Joko Widodo is no Philip Hammond. The Indonesian president is taking a more flexible, negotiated approach to taxing large technology groups than the UK chancellor.
This is a tricky balancing act. Indonesia wants to nurture homegrown technology companies but is also expecting more investment from big global technology groups such as Amazon. At the same time, the government is struggling to enlarge its tax base.
This gentle approach so far stands in contrast to those of foreign governments including the UK’s, which has responded to public anger over perceived corporate tax avoidance by big tech groups and pledged to hit them with a
Indonesia has good reasons for shying away from specific tax regulations for tech companies. Four of the Asean region’s eight unicorns — tech start-ups valued at $1bn or more — are from Indonesia.
Besides, Indonesia appears to be making some headway in getting tech companies to pay their share. After lengthy negotiations, the government last year announced that Google had agreed to pay in full taxes it owed going back to 2015 and would pay its taxes in full in future. Other companies such as Facebook and Twitter are expected to follow suit.
The government is not only targeting global tech giants but also taking into account the view of big domestic companies in how it taxes a rapidly growing sector. FT Confidential Research estimates that the total value of sales on Indonesia’s ecommerce platforms reached Rp152tn ($10.1bn) in 2017 and will triple by 2022. The government is looking to tax 0.5 per cent of this.
Robert Pakpahan, Indonesia’s tax chief, recently said ecommerce companies would be required to collect the tax identification numbers of all retailers on their platforms. But we think the government is likely to adopt voluntary registration.
Mr Pakpahan said that two of Indonesia’s largest customer-to-customer (C2C) platforms, Bukalapak and Tokopedia, would trial tax identification number collection, but both companies told FTCR that no trial-runs had been conducted yet. Instead, they are planning a new feature on their platforms where potential taxpayers can voluntarily register and pay.
This is better than nothing. Of Indonesia’s approximately 260m citizens, only about 14 per cent are registered taxpayers and less than half of these filed tax returns last year. Having access to millions of potential taxpayers using ecommerce sites could broaden the tax base.
C2C platforms favour a voluntary mechanism as they think mandatory tax registration would prompt the micro to medium-sized businesses that comprise most of their 4m online merchants to migrate to social media platforms. Deals marketed on such platforms are typically concluded offline, making them near-impossible to track. This would also be counterproductive to the government’s aim of improving tax compliance.
Go-Jek, Indonesia’s largest ride-hailing service, which also provides other online services, has become the first to be granted a permit for voluntary tax registration and collection. We understand that Bukalapak has applied for the same permit. Tokopedia already collects some property taxes for the government and is expected to apply to facilitate sales tax registration and collection from online merchants.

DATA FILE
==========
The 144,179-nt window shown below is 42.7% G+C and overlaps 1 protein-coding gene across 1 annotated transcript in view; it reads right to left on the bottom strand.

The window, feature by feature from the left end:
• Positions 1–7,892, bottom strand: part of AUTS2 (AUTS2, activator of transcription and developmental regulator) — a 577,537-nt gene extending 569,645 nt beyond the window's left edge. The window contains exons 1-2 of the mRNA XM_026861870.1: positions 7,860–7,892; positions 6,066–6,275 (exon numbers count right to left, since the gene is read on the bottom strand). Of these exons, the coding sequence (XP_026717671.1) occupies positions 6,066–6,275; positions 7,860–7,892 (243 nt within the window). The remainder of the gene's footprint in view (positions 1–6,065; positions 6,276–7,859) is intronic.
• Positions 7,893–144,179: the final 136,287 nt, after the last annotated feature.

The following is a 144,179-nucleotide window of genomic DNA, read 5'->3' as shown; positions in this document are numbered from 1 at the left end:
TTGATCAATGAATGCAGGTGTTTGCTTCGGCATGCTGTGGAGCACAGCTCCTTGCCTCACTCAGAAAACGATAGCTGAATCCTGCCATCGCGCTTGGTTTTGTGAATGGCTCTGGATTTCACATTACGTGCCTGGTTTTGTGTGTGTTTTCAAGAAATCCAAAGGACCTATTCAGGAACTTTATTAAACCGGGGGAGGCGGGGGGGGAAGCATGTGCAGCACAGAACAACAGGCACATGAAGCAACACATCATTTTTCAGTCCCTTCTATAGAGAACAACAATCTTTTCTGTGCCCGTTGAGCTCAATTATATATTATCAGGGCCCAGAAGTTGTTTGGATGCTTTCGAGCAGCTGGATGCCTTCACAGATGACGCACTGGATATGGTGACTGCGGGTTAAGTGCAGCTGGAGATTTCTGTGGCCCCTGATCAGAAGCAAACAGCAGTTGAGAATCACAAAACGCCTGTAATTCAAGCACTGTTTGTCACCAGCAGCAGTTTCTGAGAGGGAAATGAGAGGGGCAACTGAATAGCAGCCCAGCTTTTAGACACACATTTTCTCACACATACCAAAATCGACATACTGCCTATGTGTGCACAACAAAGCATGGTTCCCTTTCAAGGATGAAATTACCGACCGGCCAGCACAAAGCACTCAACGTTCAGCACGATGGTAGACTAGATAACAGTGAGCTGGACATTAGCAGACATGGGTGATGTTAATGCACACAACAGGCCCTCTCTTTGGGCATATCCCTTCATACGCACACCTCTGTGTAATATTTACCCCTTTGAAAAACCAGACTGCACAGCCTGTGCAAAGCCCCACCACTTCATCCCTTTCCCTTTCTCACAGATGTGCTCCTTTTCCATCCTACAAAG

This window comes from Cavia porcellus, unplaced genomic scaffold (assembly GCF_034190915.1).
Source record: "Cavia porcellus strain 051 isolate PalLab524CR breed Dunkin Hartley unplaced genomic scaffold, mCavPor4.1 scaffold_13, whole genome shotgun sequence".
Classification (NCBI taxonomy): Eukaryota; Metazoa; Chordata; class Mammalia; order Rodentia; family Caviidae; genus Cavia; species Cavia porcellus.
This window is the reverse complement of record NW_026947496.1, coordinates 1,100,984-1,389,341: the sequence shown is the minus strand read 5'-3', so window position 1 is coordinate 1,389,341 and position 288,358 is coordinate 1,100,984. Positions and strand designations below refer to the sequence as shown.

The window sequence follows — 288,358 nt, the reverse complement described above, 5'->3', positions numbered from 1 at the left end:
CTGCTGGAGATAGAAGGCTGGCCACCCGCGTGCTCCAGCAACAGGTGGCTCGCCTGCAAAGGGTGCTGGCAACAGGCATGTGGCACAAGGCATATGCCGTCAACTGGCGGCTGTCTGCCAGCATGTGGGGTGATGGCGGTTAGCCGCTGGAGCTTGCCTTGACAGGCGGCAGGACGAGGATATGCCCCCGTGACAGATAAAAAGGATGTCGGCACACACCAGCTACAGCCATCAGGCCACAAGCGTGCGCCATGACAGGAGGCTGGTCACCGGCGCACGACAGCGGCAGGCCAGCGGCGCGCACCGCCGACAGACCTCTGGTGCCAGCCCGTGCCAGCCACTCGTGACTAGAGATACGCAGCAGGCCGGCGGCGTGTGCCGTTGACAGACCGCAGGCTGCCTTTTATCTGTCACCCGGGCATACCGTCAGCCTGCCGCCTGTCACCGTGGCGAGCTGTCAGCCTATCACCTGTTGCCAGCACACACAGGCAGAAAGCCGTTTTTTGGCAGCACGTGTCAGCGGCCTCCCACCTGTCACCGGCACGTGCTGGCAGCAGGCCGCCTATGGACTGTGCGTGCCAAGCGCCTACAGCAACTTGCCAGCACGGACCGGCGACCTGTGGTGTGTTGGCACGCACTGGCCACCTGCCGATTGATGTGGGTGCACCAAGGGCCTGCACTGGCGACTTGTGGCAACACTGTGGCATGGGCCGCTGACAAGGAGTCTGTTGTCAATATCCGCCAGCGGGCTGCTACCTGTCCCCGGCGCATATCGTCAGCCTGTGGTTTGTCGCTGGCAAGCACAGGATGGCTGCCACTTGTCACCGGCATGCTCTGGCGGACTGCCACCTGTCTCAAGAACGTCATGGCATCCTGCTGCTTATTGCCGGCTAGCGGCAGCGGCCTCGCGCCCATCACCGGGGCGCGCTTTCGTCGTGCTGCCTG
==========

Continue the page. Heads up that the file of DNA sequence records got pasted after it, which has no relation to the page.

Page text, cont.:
Fear of Amazon
Domestic ecommerce companies fear that mandatory tax collection would stifle growth at a time when they are bracing for the entry of Amazon, which is slated to spend $1bn in Indonesia to expand its cloud computing service under its Amazon Web Services (AWS) subsidiary.
Although AWS is looking to serve local ecommerce companies, the deployment of its technologies could be a springboard for Amazon’s full-fledged ecommerce business. Having seen how Amazon has taken hold in India, where it has about half of the ecommerce market, local platforms fear the Seattle-based giant’s technological heft would trounce the domestic industry.
Under Mr Widodo, Indonesia has been supportive of the tech sector because of its public popularity as well as a desire to attract investment. We think the government will accede to the demands of ecommerce companies and maintain its soft approach.
In 2015, Mr Widodo overruled his own transport ministry to allow motorcycle ride-hailing services to continue operating. His administration is also set to water down a 2012 regulation requiring foreign tech firms to set up local data centres, calling it impractical and costly for businesses.
Digital tax is here to stay
Although Indonesia has been flexible on enforcement, the drive to tax the digital economy will not go away. This is a global government movement and loopholes which had been exploited by tech firms will continue to close.
At a G20 meeting in July, Indonesia’s Sri Mulyani Indrawati was among finance ministers calling for progress on global rules to tax the digital economy. The meeting agreed to seek a “consensus-based solution” by 2020. Until then, countries are likely to act unilaterally in accordance with their differing domestic challenges.
For now, Indonesia’s voluntary approach may generate fewer headlines than the UK’s but it appears to be the best way to balance the country’s policy priorities.
— Andi Haswidi, Indonesia Researcher, FT Confidential Research
FT Confidential Research is an independent research service from the Financial Times, providing in-depth analysis of and statistical insight into China and south-east Asia. Our team of researchers in these key markets combine findings from our proprietary surveys with on-the-ground research to provide predictive analysis for investors.